«He [the Oriental] is as we are»
Gertrude Bell's Geography of Arabic Culture in "The Desert and the Sown"
Parole chiave:Gertrude Bell, Travelers, Mediterranean, Arabic culture, the Desert
The Desert and the Sown, an early Twentieth Century English travel account written by Gertrude Bell (1868-1926), writer and archaeologist, has long been esteemed as a source of inspiration for scholars who were working on travels and travellers in the Mediterranean. Bell was a multifaceted figure «she wrote extensively on the ancient cultures of the region, and documented the daily experience of her travels as a prolific letter writer». She began The Desert and the Sown in the early 1900s and published it after she returned to Great Britain in 1907. Her greatest wish was «to write not so much a book of travel as an account of the people whom [she] met or who accompanied [her] on [her] way, and to show what the world is like in which they live and how it appears to them».
In the Preface, Bell delineates both the content and the scope of the book. The work appears as a largely narrated commentary, although it almost gives the idea of moments of being of a prose which combines real experience and emotions. It is noticeable both for the author’s view, and for its being the result of evidences of other social realities — while showing due respect for otherness and cultural differences. One of the most striking features of The Desert and the Sown is its tendency to emphasize ideas, customs and social behaviours of different peoples. It appears as really one of the texts written in Great Britain to accurately investigate the organization of Arabic communities the author met.
While The Desert and the Sown has been effectively studied from a variety of standpoints — in terms of feminist approach or interaction between cultures— little notice has been given to the emotional quality of the work. This is a characteristic which progressively emerges from the words and situations the author accurately accentuates to make readers comprehend the depth of peoples’ soul. Furthermore, the author’s account highlights her own perception of the world she knew. Although, she herself recognises that emotions affect judgements and, consequently, her own criticism and/or appreciation of people’s values and beliefs.
With her «seeing eyes» Bell’s work is full of empathy and sharing, «she learned to speak the languages of the people she loved with a feeling for all the nuances and subtleties, and her Arabs loved her». In other words «she has developed a new art of travel» and of perceiving Arabic culture «mixing the archaeological with the human in perfect proportion».
This essay explores the emotional quality of The Desert and the Sown, in terms of cultural comparison and empathic relationships. It is, perhaps, in this dialectic that lies one of the most significant keys for Bell’s work. It seems to follow a careful method according to which the author conceptualizes her own experience as a form of ritualization of travel based, primarily, on three fundamental actions: traveling, sharing, participating. These aspects may be thought altogether as a single process which contributes to a redefinition of the author’s self and emotive participation in that experience, it shows what Antonio R. Damasio would define as «the connection between emotion and consciousness». By virtues of these properties, moving to the East becomes a means through which Bell aspires to reach significant reactions as forms of response to the Arabic world as it is narrated. Therefore, by providing concrete and cogent personal experiences of the naturalness of the peoples she met, she suggests that the meaning shaping her travels lies beyond her own inventiveness and of those involved in the account.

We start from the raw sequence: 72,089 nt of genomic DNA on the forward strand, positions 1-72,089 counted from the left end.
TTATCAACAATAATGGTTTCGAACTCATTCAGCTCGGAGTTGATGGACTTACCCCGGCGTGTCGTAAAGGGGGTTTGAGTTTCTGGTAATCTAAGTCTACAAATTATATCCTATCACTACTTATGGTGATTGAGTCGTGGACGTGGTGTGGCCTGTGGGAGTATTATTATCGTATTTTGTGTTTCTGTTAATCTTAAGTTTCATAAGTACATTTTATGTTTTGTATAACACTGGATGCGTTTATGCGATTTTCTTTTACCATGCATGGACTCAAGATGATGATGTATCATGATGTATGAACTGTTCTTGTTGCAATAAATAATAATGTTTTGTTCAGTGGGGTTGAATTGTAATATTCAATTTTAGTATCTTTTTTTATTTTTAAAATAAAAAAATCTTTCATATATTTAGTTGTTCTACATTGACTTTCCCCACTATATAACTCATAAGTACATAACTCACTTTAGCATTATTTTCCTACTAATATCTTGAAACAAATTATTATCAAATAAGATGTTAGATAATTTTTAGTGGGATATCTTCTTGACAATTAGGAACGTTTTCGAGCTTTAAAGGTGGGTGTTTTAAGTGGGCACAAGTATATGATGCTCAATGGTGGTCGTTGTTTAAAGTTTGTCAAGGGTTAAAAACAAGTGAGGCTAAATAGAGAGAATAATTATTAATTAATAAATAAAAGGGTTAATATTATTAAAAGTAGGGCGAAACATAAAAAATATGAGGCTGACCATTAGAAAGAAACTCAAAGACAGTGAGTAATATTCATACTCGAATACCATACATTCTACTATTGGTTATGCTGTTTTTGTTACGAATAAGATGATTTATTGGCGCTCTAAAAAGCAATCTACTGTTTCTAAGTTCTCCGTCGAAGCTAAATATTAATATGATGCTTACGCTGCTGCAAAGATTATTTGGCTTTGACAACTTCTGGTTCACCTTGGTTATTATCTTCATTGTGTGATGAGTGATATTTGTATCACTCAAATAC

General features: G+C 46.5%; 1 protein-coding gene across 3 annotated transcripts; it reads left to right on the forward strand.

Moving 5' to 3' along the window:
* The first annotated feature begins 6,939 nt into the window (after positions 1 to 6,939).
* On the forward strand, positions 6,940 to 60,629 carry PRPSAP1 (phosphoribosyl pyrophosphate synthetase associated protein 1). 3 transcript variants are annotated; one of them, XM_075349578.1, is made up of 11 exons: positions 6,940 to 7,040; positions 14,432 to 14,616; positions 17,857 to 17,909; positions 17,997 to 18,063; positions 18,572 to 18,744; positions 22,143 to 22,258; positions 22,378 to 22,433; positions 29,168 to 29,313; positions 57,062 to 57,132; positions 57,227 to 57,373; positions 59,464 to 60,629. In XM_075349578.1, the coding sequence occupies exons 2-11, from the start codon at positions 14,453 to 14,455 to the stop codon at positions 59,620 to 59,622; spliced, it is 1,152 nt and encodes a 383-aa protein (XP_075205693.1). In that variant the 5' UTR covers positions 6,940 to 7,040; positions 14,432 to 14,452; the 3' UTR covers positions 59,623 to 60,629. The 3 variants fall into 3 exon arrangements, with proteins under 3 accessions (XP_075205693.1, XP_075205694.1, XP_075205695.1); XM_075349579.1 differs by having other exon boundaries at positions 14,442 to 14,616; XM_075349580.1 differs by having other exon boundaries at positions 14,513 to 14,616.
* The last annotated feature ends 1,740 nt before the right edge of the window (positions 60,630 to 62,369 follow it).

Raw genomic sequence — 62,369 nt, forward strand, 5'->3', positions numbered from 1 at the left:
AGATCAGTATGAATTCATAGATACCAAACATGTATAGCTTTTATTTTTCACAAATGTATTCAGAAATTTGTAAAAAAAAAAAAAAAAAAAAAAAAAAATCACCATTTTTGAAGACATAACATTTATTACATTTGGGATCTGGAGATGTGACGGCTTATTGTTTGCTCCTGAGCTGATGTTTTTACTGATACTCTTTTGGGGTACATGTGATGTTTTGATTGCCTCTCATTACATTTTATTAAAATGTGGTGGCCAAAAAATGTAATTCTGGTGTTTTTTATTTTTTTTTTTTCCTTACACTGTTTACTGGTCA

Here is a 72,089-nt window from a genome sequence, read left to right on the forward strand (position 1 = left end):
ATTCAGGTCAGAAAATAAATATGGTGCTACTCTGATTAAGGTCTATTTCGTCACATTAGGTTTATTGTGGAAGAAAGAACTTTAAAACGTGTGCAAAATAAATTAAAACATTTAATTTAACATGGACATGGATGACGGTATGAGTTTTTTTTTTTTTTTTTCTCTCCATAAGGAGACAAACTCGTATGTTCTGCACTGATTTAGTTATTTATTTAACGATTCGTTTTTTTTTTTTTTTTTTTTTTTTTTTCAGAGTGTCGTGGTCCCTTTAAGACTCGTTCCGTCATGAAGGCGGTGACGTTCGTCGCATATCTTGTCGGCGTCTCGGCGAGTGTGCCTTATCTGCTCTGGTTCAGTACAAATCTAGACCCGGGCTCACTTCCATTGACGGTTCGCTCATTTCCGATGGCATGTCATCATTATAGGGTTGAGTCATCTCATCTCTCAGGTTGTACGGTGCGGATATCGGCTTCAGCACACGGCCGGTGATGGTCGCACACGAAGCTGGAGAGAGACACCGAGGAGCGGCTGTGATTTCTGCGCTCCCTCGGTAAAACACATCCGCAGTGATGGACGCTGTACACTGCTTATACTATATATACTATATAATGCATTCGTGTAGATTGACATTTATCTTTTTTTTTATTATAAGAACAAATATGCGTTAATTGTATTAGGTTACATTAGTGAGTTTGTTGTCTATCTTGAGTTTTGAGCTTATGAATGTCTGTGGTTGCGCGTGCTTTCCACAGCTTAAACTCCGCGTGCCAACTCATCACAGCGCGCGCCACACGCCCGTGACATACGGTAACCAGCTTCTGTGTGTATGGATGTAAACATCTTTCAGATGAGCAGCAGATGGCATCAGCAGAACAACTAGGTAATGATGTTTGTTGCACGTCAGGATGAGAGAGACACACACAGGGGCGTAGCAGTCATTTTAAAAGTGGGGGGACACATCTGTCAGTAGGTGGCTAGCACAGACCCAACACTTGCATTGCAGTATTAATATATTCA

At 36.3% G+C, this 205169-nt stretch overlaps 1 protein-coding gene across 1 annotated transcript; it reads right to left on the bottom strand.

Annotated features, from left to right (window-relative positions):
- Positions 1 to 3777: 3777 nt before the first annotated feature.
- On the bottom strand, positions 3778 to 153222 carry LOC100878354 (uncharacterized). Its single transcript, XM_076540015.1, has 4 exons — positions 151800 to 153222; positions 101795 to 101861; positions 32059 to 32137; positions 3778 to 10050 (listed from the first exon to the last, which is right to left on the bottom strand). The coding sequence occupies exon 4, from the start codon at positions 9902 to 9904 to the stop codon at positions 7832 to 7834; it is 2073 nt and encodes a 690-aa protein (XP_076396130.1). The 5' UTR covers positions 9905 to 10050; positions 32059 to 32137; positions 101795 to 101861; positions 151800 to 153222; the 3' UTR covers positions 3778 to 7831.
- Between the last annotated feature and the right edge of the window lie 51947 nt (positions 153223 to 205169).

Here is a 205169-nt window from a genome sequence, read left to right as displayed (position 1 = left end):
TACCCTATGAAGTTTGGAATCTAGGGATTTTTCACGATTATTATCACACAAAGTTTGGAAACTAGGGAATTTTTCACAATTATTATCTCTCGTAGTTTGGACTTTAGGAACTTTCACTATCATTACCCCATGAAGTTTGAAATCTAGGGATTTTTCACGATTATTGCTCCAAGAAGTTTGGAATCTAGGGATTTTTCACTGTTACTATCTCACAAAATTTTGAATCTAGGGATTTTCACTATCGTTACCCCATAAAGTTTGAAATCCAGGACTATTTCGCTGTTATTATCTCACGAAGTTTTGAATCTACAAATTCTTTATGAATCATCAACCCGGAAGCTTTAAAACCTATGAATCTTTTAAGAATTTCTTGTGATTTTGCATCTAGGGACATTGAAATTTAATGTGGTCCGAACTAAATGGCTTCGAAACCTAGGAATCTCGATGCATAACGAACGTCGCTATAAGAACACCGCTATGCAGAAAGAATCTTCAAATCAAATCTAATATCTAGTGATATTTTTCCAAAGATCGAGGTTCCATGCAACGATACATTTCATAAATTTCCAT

Her written project aims at raising the awareness and knowledge of traditions and customs of a country «parts of [which] have been visited but seldom, and described only in works that are costly and often difficult to obtain» (Preface p. x). Bell’s expands her portrayal and provides a definition: virtues and hospitality characterize most of the people she met and, specifically, they offered her «a clue to their relations with one another» (Ivi, p. xi). It is mostly a human dimension she aspires to delineate together with a detailed representation of daily life, customs, law and traditions. She links her activity as an archaeologist — whose evidences are useful to the investigation on the evolution of populations —to that of the writer who attempts to profoundly penetrate the soul of those people so distant and, likewise, so close to us.
Bell directly constructs the physiognomy of micro-collectivities (in Ortega y Gasset’s canonized expression) —castes, sects and tribes —which reflect the attitudes of the people (in Palestine and Syria) within a defined form of social and political organization and that may ensure equality and the respect of «the law of its own» (Ivi, p. x). In other words, her written record is a representation, she delineates a reliable map of men, places and facts, enriched by «photographic materials» and impressions. And by employing different linguistic hues, that we might consider halfway between scientific and poetic language, Bell succeeded in captivating her reader by telling a story instead of overwhelming him with information.
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